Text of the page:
I recently met with an older couple (older than me, that is) who wanted to do their wills. They had never done them before, so they felt that doing a will right now was a prudent thing to do, or in their own words, “it’s the grown-up thing to do.”
I agree with this sentiment 100%. Some people put off doing a will because it’s not a pleasant experience to think about, to ponder one’s mortality. Others put it off because they fear doing a will could bring on their unexpected demise, like a curse. But the most common reason I hear from friends, family members and strangers is simply that it’s not a priority to them right now. Sadly, very few of us will know the day when will die. As such, it allows many to procrastinate in preparing for the inevitable fate that awaits all of us.
As we head into the autumn season, many of us start thinking about “nesting.” Along with putting away the backyard furniture and other such activities, please put doing your will on your autumn “to-do” list.
You have worked hard to accumulate your assets and to keep your debts in check as best you can. If you do your will, and you do it right, you get to decide, amongst other important matters, a) who gets what when you pass away, and b) who does not get what you do not want them to have.
For married couples, their wills usually look pretty simple and very similar. If spouse A dies, everything goes to spouse B, and vice-versa. If they both die, it goes to the children equally. Pretty standard stuff. So why have a lawyer do it? Because a lawyer with significant experience in drafting wills can explain to you all the possible pitfalls of not planning for the future. The lawyer will also take into consideration the scenarios that our mind may not want us to go to. For example, what if one of your children dies before you? What happens to their share? What about their spouse, your son/daughter-in-law – should they get the share, or should it go to the surviving siblings? Or should it go to the surviving children?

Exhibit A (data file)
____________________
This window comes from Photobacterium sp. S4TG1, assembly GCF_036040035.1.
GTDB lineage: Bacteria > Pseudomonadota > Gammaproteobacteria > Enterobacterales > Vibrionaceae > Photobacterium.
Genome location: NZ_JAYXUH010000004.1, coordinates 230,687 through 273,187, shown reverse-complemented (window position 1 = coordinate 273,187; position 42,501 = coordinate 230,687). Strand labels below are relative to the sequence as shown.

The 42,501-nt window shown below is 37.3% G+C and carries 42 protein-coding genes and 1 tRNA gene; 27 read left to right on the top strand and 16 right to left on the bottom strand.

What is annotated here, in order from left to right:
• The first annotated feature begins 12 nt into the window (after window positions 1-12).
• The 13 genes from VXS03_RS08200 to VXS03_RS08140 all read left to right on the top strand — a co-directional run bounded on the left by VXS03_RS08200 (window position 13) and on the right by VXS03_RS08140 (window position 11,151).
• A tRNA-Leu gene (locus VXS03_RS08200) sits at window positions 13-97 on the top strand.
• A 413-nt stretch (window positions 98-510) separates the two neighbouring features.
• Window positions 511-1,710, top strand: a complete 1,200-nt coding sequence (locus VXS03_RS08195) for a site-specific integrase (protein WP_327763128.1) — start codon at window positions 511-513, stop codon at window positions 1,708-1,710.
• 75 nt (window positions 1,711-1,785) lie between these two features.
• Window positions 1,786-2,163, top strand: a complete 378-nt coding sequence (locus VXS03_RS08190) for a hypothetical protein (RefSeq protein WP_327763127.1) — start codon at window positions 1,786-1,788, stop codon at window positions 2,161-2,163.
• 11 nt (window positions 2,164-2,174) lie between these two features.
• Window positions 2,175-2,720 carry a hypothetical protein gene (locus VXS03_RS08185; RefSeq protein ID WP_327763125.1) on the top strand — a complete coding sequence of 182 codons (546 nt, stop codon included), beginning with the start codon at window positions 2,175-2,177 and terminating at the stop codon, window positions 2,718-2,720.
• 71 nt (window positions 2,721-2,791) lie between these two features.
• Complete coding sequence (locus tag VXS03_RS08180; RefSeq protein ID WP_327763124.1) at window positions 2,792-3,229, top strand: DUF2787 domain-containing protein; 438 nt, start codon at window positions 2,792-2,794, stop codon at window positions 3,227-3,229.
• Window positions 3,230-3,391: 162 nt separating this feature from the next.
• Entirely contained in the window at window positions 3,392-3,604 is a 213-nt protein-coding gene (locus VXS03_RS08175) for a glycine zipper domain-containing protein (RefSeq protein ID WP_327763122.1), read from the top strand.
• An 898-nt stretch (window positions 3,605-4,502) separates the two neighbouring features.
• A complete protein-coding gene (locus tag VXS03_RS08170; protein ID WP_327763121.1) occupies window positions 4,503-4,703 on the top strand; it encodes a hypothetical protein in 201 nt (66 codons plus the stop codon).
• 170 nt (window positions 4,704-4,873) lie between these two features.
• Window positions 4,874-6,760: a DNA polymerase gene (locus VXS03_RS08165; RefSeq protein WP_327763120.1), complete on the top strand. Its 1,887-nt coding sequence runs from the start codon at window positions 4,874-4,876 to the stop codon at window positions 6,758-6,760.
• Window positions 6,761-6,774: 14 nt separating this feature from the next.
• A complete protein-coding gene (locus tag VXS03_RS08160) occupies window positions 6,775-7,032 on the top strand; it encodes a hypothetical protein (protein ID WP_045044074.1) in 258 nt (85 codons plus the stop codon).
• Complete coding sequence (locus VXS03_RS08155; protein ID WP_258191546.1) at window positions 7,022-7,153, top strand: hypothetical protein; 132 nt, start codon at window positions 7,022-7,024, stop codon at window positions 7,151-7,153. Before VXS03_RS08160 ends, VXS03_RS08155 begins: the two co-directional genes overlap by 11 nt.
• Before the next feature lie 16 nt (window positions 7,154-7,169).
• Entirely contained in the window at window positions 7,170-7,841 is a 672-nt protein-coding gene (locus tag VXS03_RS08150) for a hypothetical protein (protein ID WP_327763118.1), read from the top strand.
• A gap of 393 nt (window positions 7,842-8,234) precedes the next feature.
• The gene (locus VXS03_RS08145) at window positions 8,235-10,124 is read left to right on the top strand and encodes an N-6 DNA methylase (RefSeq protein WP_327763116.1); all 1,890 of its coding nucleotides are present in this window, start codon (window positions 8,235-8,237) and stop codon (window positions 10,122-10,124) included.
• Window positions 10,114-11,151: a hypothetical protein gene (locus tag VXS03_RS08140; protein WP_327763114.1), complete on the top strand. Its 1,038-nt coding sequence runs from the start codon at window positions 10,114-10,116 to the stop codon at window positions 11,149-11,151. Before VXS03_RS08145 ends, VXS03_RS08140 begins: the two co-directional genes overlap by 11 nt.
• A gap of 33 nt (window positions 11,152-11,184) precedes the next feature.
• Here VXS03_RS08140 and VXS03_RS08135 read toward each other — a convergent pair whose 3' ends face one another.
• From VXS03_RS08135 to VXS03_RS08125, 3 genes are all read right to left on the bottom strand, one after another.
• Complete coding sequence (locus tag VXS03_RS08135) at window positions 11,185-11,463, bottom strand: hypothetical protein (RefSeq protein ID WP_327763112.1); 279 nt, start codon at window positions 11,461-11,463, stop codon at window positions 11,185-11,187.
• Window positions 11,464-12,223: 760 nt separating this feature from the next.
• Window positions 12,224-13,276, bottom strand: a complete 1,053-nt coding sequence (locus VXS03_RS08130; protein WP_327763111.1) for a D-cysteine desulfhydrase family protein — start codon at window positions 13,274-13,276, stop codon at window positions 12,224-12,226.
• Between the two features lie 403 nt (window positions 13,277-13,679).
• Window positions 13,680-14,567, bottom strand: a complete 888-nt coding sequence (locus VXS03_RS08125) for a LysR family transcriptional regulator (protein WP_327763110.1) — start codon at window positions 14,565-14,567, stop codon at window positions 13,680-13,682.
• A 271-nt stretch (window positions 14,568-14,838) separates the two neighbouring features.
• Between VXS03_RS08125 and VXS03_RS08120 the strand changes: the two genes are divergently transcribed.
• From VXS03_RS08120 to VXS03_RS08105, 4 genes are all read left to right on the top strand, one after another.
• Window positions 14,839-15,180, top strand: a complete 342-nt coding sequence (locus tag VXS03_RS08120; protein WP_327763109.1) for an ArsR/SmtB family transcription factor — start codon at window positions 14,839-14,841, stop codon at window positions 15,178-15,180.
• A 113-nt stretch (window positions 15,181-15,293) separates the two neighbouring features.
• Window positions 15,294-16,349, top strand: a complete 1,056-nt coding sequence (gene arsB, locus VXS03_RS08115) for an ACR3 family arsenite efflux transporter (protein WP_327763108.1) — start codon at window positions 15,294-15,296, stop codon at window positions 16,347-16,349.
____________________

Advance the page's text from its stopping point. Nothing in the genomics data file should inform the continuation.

And speaking of children, at what age should they inherit – 18, 21, 25, 30? Do they get it all at once, or in “bunches” over the years? And what if they squander it? Or what if they want to borrow some of it to go to college? To Europe? To a U2 concert in Tokyo? What is the definition of a “child” anyway? Does it mean a stepchild? An adopted child? What about a child conceived out of marriage, or a child born from an affair? What about a child that does not visit you anymore, or who wants nothing to do with you? And who will look after your children if they are too young to care for themselves? Will it be your aging parents? Your siblings? Someone else? Have you and your spouse talked about this? He may want HIS sister, but you may want YOUR sister – so whose decision would prevail?
Not so simply or standard anymore, is it? These are but only a few of the questions that a qualified lawyer will ask you to consider when drafting your will. If you try and draft your own will, even with publicly available resources to help you, sometimes it will only be determined that parts of your will are not enforceable AFTER YOU DIE, at which point the only people who will benefit from your hard work will (likely) be estate litigation lawyers.
So, whether you are 18 years old or 108, or whether you are worth $1,000.00, $10,000.00, $100,000.00 or even $1,000,000.00 (or more), it’s YOUR wealth – don’t let others decide for you who should have it. Make an appointment with a lawyer to do your will – NOW!
Finally, if you are doing your will, please understand that it only takes effect once you die. So long as you are of sound mind, you can change it as you please, and as your life circumstances change with you (a marriage, a divorce, a birth or death of a loved one, etc.).